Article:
There is an important "group-ness" to Youth Ministry and Youth Groups. When you plan to not meet in a large group, sometimes the momentum of the group dies because interaction and relationships are stunted in some ways. Interaction among peers is very important at this age and if the large group is eliminated, some potential for relational impact among peers may be hindered.

    Large groups are an ideal place for training leaders "hands-on" and then funneling them to smaller group settings where they can lead. If you have both large and small groups, you may have a better atmosphere for developing leaders.

    Reaching out to unchurched teens may be possible in small groups (especially with high schoolers— i'm not convinced that it works better with middle schoolers), but it may be less threatening and more effective in some ministry contexts to reach out to unchurched teens in larger group settings. This is an important part of our mandate and it would be tragic to forget the lost students.

    Having said all that, this strategy may be what is best for your group and that has to be the bottom line. If you decide to go this route, your biggest challenge may be a political one. You will need to win everyone over to the idea… students, parents, church leaders, your volunteer team, etc. This could prove to be a challenge. You'll have to weigh all this out. This of possible alternatives or hybrids. Is there a way to keep some larger group things to continue the continuity and still have an emphasis on the smaller ministry oriented groups?

    I wish I had an easy answer for you. I'm proud of you and the fact that you are thinking in "new ways." Please keep me up to date on your thoughts and your progress.

  • Well I have been reading and rereading this post and the comments all day. Of course you know my thoughts on stopping a youth environment all together from yesterday. I think that this post is more realistic. Not completely the stoppage of a meeting time altogether, but more in the vain of what your professor says. I have been praying about how to keep the big group for junior high since they love it and it is a better way to reach them, to taking them through a type of transition away from that during 9th and 10th to an 11th and 12th grade environment that does not necessarily have to meet in a specific place with a designed structure. I have already started some things that will encourage this in the near future. Mainly I have been working closely with teens that are strong in their faith that are now in 9th and 10th so that I will be able to watch to see if they will still bring tehir unsaved friends to a non group environment. I already asked one and he gave a defiant no way. That might just be because he has grown up in the church and doesn't see how it could be any different.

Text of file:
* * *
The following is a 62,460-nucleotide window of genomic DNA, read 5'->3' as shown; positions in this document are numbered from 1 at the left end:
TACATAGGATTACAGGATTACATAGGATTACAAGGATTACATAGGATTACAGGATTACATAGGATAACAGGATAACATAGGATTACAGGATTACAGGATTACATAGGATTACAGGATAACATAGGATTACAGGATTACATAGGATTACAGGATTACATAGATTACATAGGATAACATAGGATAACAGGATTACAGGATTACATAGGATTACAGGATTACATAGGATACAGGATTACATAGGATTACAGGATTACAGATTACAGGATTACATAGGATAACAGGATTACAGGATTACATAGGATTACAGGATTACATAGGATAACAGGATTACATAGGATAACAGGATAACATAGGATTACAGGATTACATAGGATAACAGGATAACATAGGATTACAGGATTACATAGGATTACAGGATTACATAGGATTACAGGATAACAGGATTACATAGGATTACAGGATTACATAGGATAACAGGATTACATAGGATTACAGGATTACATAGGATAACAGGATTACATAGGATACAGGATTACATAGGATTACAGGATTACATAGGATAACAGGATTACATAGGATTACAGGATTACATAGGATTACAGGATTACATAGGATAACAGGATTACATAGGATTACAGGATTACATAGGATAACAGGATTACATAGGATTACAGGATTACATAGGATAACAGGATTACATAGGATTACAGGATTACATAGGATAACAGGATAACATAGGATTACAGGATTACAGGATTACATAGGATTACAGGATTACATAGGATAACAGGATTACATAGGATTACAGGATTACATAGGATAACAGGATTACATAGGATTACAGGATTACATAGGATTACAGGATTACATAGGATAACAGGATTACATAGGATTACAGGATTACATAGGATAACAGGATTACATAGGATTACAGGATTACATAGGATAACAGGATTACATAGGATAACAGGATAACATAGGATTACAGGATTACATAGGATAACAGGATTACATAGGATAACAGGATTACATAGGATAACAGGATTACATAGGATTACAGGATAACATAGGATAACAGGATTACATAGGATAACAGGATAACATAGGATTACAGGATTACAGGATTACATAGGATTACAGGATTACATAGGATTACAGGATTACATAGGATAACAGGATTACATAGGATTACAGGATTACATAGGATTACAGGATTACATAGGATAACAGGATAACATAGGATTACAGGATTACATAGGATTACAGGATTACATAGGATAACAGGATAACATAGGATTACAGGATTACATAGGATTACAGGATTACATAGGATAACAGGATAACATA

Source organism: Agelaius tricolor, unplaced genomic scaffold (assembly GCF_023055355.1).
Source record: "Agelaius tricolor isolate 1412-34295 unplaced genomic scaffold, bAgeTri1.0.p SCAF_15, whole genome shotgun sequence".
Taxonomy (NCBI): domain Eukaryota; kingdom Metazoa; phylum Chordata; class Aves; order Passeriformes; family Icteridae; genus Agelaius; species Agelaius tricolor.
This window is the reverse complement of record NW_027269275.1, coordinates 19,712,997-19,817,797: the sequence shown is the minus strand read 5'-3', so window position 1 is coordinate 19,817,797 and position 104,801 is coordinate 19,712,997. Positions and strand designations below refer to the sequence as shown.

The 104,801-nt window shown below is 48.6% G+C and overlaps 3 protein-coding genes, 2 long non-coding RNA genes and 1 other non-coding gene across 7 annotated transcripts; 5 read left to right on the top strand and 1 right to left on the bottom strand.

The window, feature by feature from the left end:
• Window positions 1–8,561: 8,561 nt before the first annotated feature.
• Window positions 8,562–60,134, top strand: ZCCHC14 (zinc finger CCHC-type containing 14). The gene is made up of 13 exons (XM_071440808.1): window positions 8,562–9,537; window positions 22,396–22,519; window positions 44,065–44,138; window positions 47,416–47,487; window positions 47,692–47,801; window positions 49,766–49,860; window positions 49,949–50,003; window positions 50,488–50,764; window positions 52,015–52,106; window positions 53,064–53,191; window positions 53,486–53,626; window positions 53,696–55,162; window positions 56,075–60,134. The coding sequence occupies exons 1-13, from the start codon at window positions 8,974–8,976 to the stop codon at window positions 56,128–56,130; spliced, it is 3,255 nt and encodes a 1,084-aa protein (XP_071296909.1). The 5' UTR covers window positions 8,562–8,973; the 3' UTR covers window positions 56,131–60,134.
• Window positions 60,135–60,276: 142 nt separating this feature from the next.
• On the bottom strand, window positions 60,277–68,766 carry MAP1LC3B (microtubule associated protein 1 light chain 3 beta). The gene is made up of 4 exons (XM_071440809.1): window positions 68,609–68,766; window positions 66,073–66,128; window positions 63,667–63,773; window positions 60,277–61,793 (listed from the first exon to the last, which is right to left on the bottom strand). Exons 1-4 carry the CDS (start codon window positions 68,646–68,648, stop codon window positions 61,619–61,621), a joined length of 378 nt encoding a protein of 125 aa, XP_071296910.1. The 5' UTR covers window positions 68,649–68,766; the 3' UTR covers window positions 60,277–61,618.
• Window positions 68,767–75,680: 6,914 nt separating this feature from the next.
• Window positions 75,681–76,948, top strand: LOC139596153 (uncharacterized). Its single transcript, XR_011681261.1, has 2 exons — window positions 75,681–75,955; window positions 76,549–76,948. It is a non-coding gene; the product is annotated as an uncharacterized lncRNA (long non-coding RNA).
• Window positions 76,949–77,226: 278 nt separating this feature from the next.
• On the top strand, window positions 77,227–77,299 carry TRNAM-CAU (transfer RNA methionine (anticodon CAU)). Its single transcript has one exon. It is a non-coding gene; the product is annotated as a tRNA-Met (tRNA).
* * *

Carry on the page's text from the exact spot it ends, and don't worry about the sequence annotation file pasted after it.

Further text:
• Looks like I'm late to the party… Just for the sake of knowing, Tim, how large is 'large-group gathering' in your ministry? For my ministry, large group gathering means 20-25 middle and high school students. Our format is basically the same as yours (game/worship, me teaching, often allowing for group discussion in spurts), and I have been wondering about effectiveness as well. I definitely don't think we could completely give up our large group meeting. Just curious…

  • Brenna Bast

    Hey Tim!!! :) I really appreaciate that you took all of our surveys and idea's into thought. I love the idea of having small groups! I still think that what ur teaching though can be good because it gets us thinking. Maybe it could be a short discussion from you to get us thinking, then let us spend time in our small groups (and same people in the groups every time… people get closer to their groups then and open up). Just some of my opinions I thought I'd share with you. :) Thanks for your thoughts!

    • Good insights, Brenna! Can’t wait to have you all over to my house to talk more about this. I think you’re on the right track, though, and I know we all want the same thing: for our time at church to be spiritually influential.

  • @JoetheYouthPastor we range about 20-30 sr. high on our Sunday night large group. Wednesday night is when Jr. High have their large game/worship and small groups, with about 80 kids.

  • Our high school large-group gathering is about 20-30 kids on any given Sunday night, which is only about 15% of the total high schoolers who are connected to our church in some way.

  • Tim, love your thoughts that you are processing through here on your blog and the simple fact that you are wanting to meet with some of the students in the coming weeks to discuss further what this change would or could look like is great. It shows that you are confident enough to not only get their input in the way of a survey but then also dig deeper into doing something with the results. That is brave and bold my friend!

    We have been doing small groups since the inception of our youth group 12 years ago. Over the years we added a large group service once a month that really aids in serving as a feeder into the small groups that meet the rest of the month. Many teens find it easier to invite a friend to come to the large group as it is a much more relaxed setting with small elements of entertainment but big emphasis on relationship. There's something about the energy in a large group that makes it really cool for us here. At the same time we are very intentional about connecting with those who are not in a small group and talking with them about it. The nice thing is that most of the kids that come with friends are already hearing and seeing what the small groups are all about because their friend that invited them has been talking about it.

    I'm looking forward to hearing what you come up with in the end and want you to know that I am praying for you and for the many on this blog that are processing the same thoughts about large group ministry right now. Blessings Bro!